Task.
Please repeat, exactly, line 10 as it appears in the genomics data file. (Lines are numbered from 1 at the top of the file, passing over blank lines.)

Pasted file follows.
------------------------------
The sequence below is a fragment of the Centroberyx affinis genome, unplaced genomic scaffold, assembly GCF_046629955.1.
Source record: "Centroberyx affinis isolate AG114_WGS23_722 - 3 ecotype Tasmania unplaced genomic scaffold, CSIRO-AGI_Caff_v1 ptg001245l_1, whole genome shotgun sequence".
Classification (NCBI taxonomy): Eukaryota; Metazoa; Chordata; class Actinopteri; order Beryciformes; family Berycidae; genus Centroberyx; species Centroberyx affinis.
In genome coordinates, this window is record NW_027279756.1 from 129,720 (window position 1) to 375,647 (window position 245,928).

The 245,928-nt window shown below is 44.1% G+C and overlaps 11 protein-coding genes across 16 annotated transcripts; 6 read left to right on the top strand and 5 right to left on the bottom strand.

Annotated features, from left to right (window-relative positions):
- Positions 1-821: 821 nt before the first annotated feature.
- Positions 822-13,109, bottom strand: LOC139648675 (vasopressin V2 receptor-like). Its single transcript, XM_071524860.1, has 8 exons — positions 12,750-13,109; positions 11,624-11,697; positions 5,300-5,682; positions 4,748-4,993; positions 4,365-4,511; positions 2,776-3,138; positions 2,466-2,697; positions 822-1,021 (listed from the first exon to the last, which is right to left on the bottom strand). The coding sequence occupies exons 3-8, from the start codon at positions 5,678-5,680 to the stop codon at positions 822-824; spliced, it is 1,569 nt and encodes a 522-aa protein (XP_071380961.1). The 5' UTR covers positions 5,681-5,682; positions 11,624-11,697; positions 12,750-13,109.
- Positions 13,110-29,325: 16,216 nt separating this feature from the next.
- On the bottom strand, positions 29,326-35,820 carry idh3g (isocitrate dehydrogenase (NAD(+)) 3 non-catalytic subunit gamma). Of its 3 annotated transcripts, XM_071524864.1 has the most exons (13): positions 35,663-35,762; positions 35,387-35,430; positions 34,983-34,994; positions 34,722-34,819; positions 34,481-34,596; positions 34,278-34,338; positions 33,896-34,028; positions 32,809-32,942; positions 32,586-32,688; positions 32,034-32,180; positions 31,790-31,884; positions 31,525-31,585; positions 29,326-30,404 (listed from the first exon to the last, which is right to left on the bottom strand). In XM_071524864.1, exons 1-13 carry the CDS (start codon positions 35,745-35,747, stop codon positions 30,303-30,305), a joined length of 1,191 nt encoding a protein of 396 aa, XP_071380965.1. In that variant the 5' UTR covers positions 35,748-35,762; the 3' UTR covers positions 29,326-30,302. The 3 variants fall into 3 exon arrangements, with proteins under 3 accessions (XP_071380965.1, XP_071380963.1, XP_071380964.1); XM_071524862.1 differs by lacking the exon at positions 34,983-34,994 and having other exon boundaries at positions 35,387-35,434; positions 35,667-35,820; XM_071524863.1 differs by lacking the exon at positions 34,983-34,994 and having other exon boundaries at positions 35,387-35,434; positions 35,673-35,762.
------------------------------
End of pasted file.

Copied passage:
- On the bottom strand, positions 29,326-35,820 carry idh3g (isocitrate dehydrogenase (NAD(+)) 3 non-catalytic subunit gamma). Of its 3 annotated transcripts, XM_071524864.1 has the most exons (13): positions 35,663-35,762; positions 35,387-35,430; positions 34,983-34,994; positions 34,722-34,819; positions 34,481-34,596; positions 34,278-34,338; positions 33,896-34,028; positions 32,809-32,942; positions 32,586-32,688; positions 32,034-32,180; positions 31,790-31,884; positions 31,525-31,585; positions 29,326-30,404 (listed from the first exon to the last, which is right to left on the bottom strand). In XM_071524864.1, exons 1-13 carry the CDS (start codon positions 35,745-35,747, stop codon positions 30,303-30,305), a joined length of 1,191 nt encoding a protein of 396 aa, XP_071380965.1. In that variant the 5' UTR covers positions 35,748-35,762; the 3' UTR covers positions 29,326-30,302. The 3 variants fall into 3 exon arrangements, with proteins under 3 accessions (XP_071380965.1, XP_071380963.1, XP_071380964.1); XM_071524862.1 differs by lacking the exon at positions 34,983-34,994 and having other exon boundaries at positions 35,387-35,434; positions 35,667-35,820; XM_071524863.1 differs by lacking the exon at positions 34,983-34,994 and having other exon boundaries at positions 35,387-35,434; positions 35,673-35,762.